The two biggest themes of 2016 continue to play out across financial markets: China and oil. Chinese stocks plunged on Tuesday and crude fell below $30 a barrel. The two-day drop in West Texas Intermediate topped 8 percent after a 21 percent rally on Thursday and Friday, the biggest in over seven years. Data on Wednesday may show U.S. supplies rose by four million barrels last week, keeping inventories more than 120 million barrels above the 5-year seasonal average. The sliding price of oil hasn't deterred Saudi Arabia. It won't reduce its spending on energy projects. Asian stocks dropped as much as 1.6 percent after the biggest two-day gain in over four years.
China's Shanghai Composite Index plunged the most since the first week of January, falling to a 13-month low. The man whose Chinese stock-index futures wagers returned more than 6,200 percent last year says the equity benchmark might drop a further 15 percent in the first half. Huang Weimin, who manages the Yourong Fund, says slowing economic growth and a weaker yuan will fuel capital outflows. He's not alone. Some of the nation's most accurate forecasters say the index may not bottom until it falls to the 2,500 level. The Shanghai Composite closed Tuesday at 2749 having plummeted 22 percent in 2016. It's the world's worst-performing primary equity index this year.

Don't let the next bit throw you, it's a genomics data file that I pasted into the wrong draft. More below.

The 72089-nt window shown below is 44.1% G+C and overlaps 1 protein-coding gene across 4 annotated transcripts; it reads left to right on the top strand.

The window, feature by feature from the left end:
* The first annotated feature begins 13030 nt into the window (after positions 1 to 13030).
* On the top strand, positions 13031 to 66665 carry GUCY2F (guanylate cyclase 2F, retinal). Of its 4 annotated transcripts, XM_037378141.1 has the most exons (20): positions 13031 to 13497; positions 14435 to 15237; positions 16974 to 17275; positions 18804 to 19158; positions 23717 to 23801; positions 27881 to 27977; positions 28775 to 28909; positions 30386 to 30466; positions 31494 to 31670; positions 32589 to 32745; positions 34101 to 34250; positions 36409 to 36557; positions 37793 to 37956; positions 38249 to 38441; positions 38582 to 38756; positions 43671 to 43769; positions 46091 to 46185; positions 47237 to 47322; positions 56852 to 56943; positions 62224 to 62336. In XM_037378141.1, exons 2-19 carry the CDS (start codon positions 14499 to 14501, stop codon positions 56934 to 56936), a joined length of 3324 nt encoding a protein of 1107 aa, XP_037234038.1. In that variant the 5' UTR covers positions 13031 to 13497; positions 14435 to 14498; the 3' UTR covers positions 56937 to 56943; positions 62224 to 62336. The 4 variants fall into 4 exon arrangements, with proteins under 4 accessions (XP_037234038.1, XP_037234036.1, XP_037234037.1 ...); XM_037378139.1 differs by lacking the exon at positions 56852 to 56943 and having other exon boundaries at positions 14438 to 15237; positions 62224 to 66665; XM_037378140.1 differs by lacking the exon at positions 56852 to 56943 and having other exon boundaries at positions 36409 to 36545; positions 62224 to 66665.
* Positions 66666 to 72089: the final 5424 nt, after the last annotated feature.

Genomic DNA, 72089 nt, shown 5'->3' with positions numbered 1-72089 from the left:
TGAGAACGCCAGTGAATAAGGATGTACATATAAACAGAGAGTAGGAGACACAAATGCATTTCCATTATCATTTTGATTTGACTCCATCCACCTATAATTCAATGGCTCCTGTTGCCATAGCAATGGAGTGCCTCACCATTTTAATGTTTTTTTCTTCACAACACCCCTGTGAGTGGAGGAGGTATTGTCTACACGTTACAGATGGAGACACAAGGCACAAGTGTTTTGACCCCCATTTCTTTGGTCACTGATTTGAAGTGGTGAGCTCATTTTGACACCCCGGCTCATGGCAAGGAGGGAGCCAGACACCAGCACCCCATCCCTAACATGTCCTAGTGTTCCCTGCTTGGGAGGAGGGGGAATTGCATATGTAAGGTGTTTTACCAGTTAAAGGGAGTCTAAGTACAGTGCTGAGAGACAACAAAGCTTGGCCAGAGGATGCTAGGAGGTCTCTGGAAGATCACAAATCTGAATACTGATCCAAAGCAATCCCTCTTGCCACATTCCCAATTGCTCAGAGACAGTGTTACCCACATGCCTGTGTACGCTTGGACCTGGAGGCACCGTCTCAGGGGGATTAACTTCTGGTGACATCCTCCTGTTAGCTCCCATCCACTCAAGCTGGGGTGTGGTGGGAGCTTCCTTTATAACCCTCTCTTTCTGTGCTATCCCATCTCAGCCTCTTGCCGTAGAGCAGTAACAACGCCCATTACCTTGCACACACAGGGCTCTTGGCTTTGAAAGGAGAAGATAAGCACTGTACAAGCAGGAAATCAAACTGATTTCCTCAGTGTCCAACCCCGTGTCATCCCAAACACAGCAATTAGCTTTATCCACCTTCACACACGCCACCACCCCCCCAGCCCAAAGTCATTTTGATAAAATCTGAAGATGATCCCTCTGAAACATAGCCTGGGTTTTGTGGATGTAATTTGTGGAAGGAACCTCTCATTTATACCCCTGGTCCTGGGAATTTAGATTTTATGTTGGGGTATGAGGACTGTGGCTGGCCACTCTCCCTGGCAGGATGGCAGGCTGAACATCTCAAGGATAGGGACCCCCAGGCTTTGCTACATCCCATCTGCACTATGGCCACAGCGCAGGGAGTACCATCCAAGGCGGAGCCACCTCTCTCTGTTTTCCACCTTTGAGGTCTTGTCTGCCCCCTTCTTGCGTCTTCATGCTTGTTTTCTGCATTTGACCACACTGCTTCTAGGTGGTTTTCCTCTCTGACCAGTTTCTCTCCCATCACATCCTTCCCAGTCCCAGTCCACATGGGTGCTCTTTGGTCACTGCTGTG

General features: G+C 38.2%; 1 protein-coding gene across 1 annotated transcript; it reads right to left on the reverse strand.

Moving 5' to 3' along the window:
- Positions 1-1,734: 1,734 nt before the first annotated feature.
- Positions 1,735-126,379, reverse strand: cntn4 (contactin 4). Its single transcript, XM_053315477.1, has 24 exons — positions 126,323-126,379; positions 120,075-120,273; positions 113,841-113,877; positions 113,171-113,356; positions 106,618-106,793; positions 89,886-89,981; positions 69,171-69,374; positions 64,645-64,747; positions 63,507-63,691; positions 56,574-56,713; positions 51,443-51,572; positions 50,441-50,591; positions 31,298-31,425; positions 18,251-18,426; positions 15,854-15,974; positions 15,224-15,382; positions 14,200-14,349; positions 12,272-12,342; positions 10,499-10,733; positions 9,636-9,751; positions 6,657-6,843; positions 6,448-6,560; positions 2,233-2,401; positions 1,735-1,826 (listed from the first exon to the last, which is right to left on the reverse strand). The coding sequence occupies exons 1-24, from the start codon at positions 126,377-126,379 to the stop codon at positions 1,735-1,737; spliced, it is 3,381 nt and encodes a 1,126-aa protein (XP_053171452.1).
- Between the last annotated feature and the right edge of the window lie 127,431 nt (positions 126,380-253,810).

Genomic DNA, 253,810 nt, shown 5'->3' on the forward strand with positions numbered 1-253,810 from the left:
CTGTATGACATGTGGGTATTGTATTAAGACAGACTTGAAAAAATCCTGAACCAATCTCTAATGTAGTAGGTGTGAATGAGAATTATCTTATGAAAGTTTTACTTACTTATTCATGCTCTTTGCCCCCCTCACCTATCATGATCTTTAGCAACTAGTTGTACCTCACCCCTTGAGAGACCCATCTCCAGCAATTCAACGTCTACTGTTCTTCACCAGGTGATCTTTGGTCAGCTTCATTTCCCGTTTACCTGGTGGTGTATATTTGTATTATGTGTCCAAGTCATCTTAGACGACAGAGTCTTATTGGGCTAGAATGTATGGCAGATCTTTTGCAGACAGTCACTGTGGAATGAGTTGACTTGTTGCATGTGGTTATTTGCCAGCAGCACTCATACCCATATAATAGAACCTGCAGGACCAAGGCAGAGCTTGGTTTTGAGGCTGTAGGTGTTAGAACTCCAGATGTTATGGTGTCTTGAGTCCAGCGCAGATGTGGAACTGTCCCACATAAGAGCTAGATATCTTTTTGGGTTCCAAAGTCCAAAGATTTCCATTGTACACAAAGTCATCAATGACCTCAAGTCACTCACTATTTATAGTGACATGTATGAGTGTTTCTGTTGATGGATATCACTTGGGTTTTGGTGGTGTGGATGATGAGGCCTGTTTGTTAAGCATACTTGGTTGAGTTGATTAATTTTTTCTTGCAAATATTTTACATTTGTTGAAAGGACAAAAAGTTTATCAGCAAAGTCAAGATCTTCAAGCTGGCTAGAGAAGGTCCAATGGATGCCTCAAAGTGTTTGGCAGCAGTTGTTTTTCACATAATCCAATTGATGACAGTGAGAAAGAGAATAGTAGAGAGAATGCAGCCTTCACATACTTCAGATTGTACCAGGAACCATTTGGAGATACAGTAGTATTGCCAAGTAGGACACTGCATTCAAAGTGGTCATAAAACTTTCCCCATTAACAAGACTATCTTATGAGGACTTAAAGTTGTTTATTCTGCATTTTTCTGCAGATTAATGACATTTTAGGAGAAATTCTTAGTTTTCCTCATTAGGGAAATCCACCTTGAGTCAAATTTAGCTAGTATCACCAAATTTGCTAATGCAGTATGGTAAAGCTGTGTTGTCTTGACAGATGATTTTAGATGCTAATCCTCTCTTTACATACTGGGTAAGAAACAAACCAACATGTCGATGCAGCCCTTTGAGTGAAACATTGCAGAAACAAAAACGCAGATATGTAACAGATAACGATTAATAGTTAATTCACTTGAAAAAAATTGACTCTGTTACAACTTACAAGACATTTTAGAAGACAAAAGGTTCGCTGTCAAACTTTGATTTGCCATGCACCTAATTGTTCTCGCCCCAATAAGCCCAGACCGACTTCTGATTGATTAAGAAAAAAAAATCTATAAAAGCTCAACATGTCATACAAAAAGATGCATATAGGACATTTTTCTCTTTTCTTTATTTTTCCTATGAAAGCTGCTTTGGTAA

Once again the yen is the beneficiary of risk aversion. It's the best performing currency against the dollar, today and this year, out of 31 tracked by Bloomberg. The yen's fortunes are becoming entwined with the performance of global stock markets. The 120-day correlation between the dollar-yen exchange rate and the MSCI World Index, which tracks developed markets, stands at 0.71, near a record high reached in December. The yen's strength is another reason the Bank of Japan might loosen policy on Friday. The yen has risen 2 percent against the dollar in 2016 after four years of declines.
The Federal Reserve starts its two-day policy meeting on Tuesday as the 10-year note yield drops to the lowest since October. Treasuries are heading for the biggest monthly gain in a year, rising 1.6 percent, according to Bloomberg World Bond Indexes. The thinking is that financial-market turmoil may deter the U.S. central bank from raising interest rates as many as four times in 2016. When the Fed tightened policy on Dec.16 the 10-year yield traded at 2.26 percent. Today it's fallen to 1.97 percent. Strategists surveyed by Bloomberg still expect yields to rise to 2.7 percent in the fourth quarter. The probability the Fed will increase its benchmark at least once more in 2016 has dropped to 71 percent from 93 percent at the start of the year, according to futures data.
Mark Barton is a presenter on Bloomberg TV. Follow him on Twitter @markbartontv